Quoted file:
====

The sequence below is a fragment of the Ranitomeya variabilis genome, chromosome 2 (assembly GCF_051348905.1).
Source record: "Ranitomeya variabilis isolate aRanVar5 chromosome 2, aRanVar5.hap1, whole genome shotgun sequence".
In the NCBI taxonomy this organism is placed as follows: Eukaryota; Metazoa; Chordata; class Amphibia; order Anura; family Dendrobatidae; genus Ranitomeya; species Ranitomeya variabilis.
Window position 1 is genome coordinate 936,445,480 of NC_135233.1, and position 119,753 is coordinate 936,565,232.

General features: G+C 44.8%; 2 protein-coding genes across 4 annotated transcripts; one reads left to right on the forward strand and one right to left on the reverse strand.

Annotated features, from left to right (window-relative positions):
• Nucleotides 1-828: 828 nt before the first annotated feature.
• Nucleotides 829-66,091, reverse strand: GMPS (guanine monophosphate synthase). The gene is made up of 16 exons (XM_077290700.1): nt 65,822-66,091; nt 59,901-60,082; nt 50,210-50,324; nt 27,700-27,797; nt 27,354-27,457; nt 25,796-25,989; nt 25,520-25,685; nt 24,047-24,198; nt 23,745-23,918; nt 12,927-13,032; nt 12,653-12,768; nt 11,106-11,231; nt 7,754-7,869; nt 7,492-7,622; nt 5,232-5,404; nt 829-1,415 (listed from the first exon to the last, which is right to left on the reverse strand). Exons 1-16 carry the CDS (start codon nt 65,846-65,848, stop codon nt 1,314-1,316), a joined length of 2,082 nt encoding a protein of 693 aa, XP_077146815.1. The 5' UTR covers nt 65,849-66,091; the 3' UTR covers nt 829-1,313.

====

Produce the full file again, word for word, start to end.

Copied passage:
The sequence below is a fragment of the Ranitomeya variabilis genome, chromosome 2 (assembly GCF_051348905.1).
Source record: "Ranitomeya variabilis isolate aRanVar5 chromosome 2, aRanVar5.hap1, whole genome shotgun sequence".
In the NCBI taxonomy this organism is placed as follows: Eukaryota; Metazoa; Chordata; class Amphibia; order Anura; family Dendrobatidae; genus Ranitomeya; species Ranitomeya variabilis.
Window position 1 is genome coordinate 936,445,480 of NC_135233.1, and position 119,753 is coordinate 936,565,232.

General features: G+C 44.8%; 2 protein-coding genes across 4 annotated transcripts; one reads left to right on the forward strand and one right to left on the reverse strand.

Annotated features, from left to right (window-relative positions):
• Nucleotides 1-828: 828 nt before the first annotated feature.
• Nucleotides 829-66,091, reverse strand: GMPS (guanine monophosphate synthase). The gene is made up of 16 exons (XM_077290700.1): nt 65,822-66,091; nt 59,901-60,082; nt 50,210-50,324; nt 27,700-27,797; nt 27,354-27,457; nt 25,796-25,989; nt 25,520-25,685; nt 24,047-24,198; nt 23,745-23,918; nt 12,927-13,032; nt 12,653-12,768; nt 11,106-11,231; nt 7,754-7,869; nt 7,492-7,622; nt 5,232-5,404; nt 829-1,415 (listed from the first exon to the last, which is right to left on the reverse strand). Exons 1-16 carry the CDS (start codon nt 65,846-65,848, stop codon nt 1,314-1,316), a joined length of 2,082 nt encoding a protein of 693 aa, XP_077146815.1. The 5' UTR covers nt 65,849-66,091; the 3' UTR covers nt 829-1,313.